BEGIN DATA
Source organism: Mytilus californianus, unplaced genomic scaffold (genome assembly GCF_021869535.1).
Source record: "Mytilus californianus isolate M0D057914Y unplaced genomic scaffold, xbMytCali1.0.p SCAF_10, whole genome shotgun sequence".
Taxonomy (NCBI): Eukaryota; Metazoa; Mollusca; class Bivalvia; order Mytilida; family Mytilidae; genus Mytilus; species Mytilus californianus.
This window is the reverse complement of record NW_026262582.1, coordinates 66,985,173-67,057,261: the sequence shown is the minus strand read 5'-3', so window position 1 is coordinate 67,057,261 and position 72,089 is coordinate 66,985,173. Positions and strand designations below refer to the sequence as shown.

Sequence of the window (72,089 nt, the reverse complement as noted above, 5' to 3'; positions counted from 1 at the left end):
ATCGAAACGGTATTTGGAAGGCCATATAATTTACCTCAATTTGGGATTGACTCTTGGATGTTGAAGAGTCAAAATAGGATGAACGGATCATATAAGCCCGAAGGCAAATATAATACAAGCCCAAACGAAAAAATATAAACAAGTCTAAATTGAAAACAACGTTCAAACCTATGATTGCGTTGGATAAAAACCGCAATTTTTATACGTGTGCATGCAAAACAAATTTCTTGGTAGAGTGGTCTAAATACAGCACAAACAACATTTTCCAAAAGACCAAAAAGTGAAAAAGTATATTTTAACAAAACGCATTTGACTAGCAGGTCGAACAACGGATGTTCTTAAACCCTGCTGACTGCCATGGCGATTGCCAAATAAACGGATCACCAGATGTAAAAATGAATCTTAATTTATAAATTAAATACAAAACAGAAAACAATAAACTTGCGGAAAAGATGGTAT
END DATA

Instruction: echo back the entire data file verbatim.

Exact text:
Source organism: Mytilus californianus, unplaced genomic scaffold (genome assembly GCF_021869535.1).
Source record: "Mytilus californianus isolate M0D057914Y unplaced genomic scaffold, xbMytCali1.0.p SCAF_10, whole genome shotgun sequence".
Taxonomy (NCBI): Eukaryota; Metazoa; Mollusca; class Bivalvia; order Mytilida; family Mytilidae; genus Mytilus; species Mytilus californianus.
This window is the reverse complement of record NW_026262582.1, coordinates 66,985,173-67,057,261: the sequence shown is the minus strand read 5'-3', so window position 1 is coordinate 67,057,261 and position 72,089 is coordinate 66,985,173. Positions and strand designations below refer to the sequence as shown.

Sequence of the window (72,089 nt, the reverse complement as noted above, 5' to 3'; positions counted from 1 at the left end):
ATCGAAACGGTATTTGGAAGGCCATATAATTTACCTCAATTTGGGATTGACTCTTGGATGTTGAAGAGTCAAAATAGGATGAACGGATCATATAAGCCCGAAGGCAAATATAATACAAGCCCAAACGAAAAAATATAAACAAGTCTAAATTGAAAACAACGTTCAAACCTATGATTGCGTTGGATAAAAACCGCAATTTTTATACGTGTGCATGCAAAACAAATTTCTTGGTAGAGTGGTCTAAATACAGCACAAACAACATTTTCCAAAAGACCAAAAAGTGAAAAAGTATATTTTAACAAAACGCATTTGACTAGCAGGTCGAACAACGGATGTTCTTAAACCCTGCTGACTGCCATGGCGATTGCCAAATAAACGGATCACCAGATGTAAAAATGAATCTTAATTTATAAATTAAATACAAAACAGAAAACAATAAACTTGCGGAAAAGATGGTAT